Two students were selected to represent the Faculty of Law at the All Africa Human Rights Moot Court Competition. Their names are: Nikita Karsan and Khwezilomso Godana.

By Heather Dugmore

“Organised crime with a link to the illegal harvesting, processing and trading of fish and seafood globally is so huge that it is in effect a parallel economic system that is undermining sustainable economic growth.

Professor Sam Adelman’s visit to the Public Law Department

Professor Sam Adelman is a Research Associate in Public Law and in the time of the month of April 2019, he visited the Faculty. During Prof Sam’s visit, he engaged with staff members, PGA’s, post-grad students and researchers presenting workshops relevant to his research and teaching journey and providing input on research methodologies and techniques.

The University of Warwick and the Faculty of Law at Nelson Mandela University are partner institutions of the Law and Development Research Network and time was spent planning future interactions and the 2020 LDRn Conference which is to be hosted by Nelson Mandela University in September 2020. This will be the first time the conference will be hosted in the Global South.

Professor Sam Adelman teaches and researches climate change, legal theory and international development law and Human Rights in the School of Law at the University of Warwick and several modules in the LLM in International Development Law and Human Rights.  He has degrees from the University of Witwatersrand, Harvard University and the University of Warwick. He was banned, detained and exiled during the struggle against apartheid. Prof Adelman has been appointed as research associate in the Public Law Department at Nelson Mandela University.





Prior to the invasion of Iraq in March 2003 by a coalition of armed forces led by the United States of America, the applicant was a general manager in the national secretariat of the Ba’ath Party and a General in El Quds Army, the private army of the Ba’ath Party. He lived in Umm Qasr, a port city in the region of Basrah. In April 2003, after the British Army had entered into occupation of Basrah, they detained the applicant’s brother. According to the applicant, this was done to force the applicant, who was wanted because of his Ba’ath Party connections, to surrender to custody. The Government denied this, stating that it was a case of mistaken identity. The applicant’s brother was subsequently taken by United Kingdom forces to Camp Bucca, a detention facility operated by the United States, although parts were also used by the United Kingdom to detain and interrogate detainees. Following interrogation by both US and UK authorities, the applicant’s brother was deemed to be of no intelligence value and, according to the records, was released on or around 12 May 2003. According to the applicant, the family had no further news of the applicant’s brother until his body was discovered some 700 kilometres away in early September 2003.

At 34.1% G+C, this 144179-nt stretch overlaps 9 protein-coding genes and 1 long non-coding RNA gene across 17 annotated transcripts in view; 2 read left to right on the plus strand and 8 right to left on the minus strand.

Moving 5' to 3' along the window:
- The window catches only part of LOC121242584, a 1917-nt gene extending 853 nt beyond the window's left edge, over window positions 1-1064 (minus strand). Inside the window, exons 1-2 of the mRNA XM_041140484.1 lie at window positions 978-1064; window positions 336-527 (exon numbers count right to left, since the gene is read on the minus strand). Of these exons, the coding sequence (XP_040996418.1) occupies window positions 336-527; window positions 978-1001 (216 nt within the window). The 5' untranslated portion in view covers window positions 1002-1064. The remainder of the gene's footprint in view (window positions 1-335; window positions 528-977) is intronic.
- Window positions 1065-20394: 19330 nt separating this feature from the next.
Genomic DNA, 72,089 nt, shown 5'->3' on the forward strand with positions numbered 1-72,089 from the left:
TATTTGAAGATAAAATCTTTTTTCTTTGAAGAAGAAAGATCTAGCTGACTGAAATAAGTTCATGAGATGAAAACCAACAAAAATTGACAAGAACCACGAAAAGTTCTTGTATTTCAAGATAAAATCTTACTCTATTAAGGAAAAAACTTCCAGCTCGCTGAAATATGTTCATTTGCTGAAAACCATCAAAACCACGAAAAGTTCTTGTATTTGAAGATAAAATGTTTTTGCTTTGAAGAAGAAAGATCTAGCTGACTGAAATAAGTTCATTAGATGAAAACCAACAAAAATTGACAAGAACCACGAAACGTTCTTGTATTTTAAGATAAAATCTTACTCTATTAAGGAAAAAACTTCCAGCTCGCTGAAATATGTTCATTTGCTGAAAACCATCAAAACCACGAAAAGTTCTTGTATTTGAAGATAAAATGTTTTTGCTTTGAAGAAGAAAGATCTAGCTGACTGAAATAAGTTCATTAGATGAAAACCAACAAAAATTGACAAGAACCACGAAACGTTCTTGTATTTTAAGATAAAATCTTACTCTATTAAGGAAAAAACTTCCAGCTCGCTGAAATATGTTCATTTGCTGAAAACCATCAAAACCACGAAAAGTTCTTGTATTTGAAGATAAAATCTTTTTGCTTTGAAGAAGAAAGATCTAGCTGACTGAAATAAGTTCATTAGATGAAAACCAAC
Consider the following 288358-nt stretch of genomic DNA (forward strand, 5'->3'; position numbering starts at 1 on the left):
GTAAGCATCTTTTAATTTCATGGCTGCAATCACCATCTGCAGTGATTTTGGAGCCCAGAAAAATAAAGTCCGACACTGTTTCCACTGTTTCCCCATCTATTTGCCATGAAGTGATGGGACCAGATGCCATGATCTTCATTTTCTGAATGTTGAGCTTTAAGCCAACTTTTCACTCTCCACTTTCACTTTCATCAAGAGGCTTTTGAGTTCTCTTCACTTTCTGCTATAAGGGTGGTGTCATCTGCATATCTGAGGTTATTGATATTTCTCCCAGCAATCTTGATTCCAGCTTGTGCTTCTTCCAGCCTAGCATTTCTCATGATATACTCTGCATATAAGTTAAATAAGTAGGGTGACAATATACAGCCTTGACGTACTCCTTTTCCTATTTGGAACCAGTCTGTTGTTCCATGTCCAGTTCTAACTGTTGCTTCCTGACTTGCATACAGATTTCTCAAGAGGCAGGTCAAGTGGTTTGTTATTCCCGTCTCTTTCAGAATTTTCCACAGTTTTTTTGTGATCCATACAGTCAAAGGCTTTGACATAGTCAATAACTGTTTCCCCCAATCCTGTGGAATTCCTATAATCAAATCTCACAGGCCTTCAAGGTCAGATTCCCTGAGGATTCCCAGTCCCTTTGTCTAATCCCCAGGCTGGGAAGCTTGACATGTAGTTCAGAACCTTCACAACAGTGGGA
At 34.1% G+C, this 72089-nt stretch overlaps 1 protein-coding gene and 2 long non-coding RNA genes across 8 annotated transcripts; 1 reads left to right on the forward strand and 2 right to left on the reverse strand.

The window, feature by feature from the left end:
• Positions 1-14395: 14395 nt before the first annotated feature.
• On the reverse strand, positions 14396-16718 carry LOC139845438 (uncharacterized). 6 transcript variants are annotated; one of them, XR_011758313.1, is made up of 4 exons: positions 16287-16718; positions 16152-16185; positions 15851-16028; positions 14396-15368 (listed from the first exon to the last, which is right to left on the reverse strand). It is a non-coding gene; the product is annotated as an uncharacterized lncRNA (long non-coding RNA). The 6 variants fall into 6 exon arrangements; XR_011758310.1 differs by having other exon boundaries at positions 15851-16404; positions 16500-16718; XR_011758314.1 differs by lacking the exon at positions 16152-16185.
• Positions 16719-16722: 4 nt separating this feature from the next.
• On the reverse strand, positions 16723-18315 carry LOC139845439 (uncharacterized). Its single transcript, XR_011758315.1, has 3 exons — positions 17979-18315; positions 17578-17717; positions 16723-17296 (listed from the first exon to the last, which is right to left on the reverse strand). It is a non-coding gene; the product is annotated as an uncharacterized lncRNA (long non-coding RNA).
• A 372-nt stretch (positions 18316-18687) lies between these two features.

In 2007 the applicant brought proceedings in the English administrative court, but these were dismissed after the court found that Camp Bucca was a United States rather than a United Kingdom military establishment.

In his application to the European Court, the applicant alleged that his brother was arrested and detained by British forces in Iraq and was subsequently found dead in unexplained circumstances. He complained under Article 5 §§ 1, 2, 3 and 4 of the Convention that the arrest and detention were arbitrary and unlawful and lacked in procedural safeguards and under Articles 2, 3 and 5 that the United Kingdom authorities failed to carry out an investigation into the circumstances of the detention, ill-treatment and death.

The court:

  1. Unanimously declared that the complaints under Articles 2 and 3 of the European Convention on Human Rights are inadmissible;
  2. Unanimously holds that the applicant’s brother was within the jurisdiction of the United Kingdom between the time of his arrest and the time of his release from the bus that took him from Camp Bucca;
  3. Unanimously declared that the complaints under Article 5 ss 1, 2, 3 and 4 of the Convention are admissible;
  4. Holds, by thirteen votes to four, that there has been no violation of Article 5 ss 1, 2, 3 and 4 of the Convention.

The case can be found here.